In conversation: Jane Fonda

On getting older and enjoying life more, why sex fascinates her, and her fear of intimacy


Photo by Jemal Countess/Getty Images

Jane Fonda—Oscar and Emmy winner, political activist, workout guru, bestselling author, and philanthropist dedicated to preventing teen pregnancy—has a new cause: revolutionizing the way we view aging. In Prime Time, she explains how and why life’s “third act” is (or could be) better than ever.

Q: Why do you call life post-60 “prime time”?

A: Most of the time, contrary to popular opinion, it’s happier, less stressful, you have fewer hostile emotions. That’s been the case with me, and studies show this is true for most people, whether they’re rich or poor—though rich helps!—men, women, married, single.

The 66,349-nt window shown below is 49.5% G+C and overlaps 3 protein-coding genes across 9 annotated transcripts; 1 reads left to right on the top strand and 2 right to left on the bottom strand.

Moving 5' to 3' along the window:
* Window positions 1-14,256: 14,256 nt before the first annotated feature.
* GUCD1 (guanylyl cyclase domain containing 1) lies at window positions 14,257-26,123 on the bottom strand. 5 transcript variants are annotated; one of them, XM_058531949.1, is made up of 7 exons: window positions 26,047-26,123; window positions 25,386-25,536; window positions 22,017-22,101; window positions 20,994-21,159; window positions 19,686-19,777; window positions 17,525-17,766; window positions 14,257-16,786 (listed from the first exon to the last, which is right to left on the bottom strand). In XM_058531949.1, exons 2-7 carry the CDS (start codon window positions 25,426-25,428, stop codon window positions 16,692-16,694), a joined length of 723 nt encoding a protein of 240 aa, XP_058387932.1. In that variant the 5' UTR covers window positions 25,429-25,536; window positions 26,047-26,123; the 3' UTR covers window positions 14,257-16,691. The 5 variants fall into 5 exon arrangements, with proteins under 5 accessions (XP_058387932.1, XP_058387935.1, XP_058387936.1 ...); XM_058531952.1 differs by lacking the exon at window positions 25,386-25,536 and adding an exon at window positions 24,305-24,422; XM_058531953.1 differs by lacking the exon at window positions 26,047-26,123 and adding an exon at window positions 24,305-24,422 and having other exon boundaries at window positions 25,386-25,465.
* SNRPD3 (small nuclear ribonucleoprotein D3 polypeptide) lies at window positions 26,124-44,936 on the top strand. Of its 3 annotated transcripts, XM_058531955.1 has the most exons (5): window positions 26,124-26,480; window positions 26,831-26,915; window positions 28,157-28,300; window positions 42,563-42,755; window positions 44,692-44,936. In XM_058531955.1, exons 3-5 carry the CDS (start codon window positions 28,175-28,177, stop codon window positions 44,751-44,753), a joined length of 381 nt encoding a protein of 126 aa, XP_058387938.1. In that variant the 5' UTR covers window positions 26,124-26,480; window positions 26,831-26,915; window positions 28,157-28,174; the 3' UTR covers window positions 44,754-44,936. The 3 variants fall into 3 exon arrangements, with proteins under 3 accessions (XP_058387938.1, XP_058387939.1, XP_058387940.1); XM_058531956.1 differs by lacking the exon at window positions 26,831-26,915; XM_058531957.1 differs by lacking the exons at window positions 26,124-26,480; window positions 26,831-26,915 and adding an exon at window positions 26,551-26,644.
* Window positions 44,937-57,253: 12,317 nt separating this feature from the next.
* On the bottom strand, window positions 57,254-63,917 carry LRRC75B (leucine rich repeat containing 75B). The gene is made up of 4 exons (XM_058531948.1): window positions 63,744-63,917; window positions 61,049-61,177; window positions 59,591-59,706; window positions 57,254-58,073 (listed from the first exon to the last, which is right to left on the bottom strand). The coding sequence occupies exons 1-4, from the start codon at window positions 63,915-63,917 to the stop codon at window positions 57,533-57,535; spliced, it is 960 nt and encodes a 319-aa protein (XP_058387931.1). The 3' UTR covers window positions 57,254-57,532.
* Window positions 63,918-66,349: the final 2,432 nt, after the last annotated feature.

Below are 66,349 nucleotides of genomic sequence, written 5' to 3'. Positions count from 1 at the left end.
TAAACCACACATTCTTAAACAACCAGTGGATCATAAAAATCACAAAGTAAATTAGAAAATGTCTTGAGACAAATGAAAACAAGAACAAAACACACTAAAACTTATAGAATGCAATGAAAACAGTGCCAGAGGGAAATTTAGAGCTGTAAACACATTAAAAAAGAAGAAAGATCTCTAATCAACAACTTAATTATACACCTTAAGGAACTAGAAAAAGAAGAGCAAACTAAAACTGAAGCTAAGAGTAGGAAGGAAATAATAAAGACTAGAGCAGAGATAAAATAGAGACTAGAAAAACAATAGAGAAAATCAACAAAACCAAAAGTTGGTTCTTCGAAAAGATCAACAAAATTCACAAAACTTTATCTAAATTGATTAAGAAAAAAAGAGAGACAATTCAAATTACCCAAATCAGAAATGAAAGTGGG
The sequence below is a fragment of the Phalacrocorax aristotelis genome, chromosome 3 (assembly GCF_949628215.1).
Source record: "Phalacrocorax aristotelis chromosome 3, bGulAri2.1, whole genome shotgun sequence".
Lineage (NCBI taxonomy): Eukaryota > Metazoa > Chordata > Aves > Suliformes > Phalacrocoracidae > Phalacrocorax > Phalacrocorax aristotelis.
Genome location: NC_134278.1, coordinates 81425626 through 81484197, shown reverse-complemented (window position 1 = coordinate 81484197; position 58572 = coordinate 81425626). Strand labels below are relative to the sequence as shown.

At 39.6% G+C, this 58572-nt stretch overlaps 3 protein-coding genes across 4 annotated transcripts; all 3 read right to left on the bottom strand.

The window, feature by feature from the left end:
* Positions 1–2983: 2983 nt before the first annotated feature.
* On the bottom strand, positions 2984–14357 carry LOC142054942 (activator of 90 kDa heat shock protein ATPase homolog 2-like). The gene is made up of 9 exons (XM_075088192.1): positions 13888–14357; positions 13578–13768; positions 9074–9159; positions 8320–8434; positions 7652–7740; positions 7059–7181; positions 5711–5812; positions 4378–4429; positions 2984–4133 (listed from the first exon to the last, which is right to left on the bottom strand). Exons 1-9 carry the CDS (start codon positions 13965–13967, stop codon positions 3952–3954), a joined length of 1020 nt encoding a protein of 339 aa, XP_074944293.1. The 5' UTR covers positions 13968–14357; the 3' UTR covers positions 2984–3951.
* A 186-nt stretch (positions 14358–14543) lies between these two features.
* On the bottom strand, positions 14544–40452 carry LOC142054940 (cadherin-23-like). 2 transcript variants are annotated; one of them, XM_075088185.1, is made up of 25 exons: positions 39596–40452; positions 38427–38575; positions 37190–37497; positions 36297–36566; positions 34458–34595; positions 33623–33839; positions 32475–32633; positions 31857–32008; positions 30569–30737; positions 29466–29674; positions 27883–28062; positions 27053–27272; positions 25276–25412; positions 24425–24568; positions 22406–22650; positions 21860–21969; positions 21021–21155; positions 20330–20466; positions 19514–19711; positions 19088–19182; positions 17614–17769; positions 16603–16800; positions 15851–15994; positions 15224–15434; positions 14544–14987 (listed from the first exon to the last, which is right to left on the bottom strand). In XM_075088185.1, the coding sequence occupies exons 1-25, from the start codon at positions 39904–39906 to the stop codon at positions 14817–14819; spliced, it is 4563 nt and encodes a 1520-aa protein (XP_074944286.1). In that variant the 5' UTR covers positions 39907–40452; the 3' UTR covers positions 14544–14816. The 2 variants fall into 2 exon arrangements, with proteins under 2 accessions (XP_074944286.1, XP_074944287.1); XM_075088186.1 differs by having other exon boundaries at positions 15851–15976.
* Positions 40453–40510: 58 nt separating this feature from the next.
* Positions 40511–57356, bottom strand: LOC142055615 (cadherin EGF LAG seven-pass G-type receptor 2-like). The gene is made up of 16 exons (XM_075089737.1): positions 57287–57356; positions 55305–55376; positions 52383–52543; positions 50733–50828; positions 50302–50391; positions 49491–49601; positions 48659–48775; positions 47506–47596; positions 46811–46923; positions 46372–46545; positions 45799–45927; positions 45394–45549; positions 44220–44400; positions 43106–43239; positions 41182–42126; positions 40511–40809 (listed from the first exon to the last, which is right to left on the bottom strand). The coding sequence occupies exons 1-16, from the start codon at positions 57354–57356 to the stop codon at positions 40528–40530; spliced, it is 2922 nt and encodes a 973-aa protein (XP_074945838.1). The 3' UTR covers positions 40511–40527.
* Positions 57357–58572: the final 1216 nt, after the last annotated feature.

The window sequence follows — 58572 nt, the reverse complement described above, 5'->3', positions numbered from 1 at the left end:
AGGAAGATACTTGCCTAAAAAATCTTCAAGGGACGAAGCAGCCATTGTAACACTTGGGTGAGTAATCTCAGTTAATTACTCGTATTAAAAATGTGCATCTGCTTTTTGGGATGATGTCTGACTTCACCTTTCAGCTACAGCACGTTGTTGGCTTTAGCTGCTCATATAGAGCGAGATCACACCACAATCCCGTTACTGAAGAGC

Q: In the past, you’ve written about your strained relationship with your father, actor Henry Fonda. What was his third act like?

A: He was fortunate in that he worked up until the end, just about. But he also had hobbies. He was an excellent painter, and he spent more and more time painting as he got older. And he had a very loving wife who took good care of him, so his old age was pretty good. I think he had regrets, however, and he never did learn how to address them. The regrets were the same ones I have, like not being as good a parent as you wanted to be. I do make an effort now to be a better parent.

Q: At 73, how do you do that?

A: When you’re with your children, you really show up, you’re present. You’re really interested. You try to find ways to make their lives easier, and ways you can do things together that will make you all happy.

Q: As an actor, an activist, a philanthropist, you seem to take your responsibilities very seriously. So it’s interesting that you didn’t do that as a parent.